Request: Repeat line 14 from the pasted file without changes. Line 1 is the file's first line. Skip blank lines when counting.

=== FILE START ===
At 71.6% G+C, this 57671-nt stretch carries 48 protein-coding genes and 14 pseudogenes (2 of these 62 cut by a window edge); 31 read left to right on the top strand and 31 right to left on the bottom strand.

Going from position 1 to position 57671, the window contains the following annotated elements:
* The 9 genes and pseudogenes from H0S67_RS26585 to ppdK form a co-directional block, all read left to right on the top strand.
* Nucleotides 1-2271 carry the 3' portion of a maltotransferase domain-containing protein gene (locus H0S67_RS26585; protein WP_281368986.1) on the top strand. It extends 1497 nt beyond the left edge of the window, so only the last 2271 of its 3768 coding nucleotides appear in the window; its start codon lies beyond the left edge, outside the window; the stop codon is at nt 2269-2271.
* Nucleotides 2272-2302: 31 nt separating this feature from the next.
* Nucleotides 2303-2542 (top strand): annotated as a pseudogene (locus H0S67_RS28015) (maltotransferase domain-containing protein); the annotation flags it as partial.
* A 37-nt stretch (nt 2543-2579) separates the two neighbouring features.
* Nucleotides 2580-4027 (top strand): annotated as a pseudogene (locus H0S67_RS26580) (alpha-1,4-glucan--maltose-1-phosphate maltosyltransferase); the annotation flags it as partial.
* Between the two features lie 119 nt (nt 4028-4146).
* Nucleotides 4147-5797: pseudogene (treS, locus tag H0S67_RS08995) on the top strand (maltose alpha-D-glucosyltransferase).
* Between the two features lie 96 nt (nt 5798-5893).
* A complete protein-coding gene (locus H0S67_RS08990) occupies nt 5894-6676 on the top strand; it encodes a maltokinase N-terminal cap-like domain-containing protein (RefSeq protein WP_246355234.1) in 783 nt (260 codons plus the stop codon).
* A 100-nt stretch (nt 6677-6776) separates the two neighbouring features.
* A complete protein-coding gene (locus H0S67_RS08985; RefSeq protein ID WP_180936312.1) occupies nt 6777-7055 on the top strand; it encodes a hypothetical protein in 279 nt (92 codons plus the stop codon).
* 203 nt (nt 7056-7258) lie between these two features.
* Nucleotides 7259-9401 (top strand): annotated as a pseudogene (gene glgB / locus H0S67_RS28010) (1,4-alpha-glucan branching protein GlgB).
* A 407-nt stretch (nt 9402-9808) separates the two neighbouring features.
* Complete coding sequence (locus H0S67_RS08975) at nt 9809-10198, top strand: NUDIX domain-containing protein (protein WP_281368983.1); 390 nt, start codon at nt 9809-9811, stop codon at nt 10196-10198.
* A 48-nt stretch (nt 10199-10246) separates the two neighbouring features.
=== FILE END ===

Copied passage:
* A complete protein-coding gene (locus H0S67_RS08985; RefSeq protein ID WP_180936312.1) occupies nt 6777-7055 on the top strand; it encodes a hypothetical protein in 279 nt (92 codons plus the stop codon).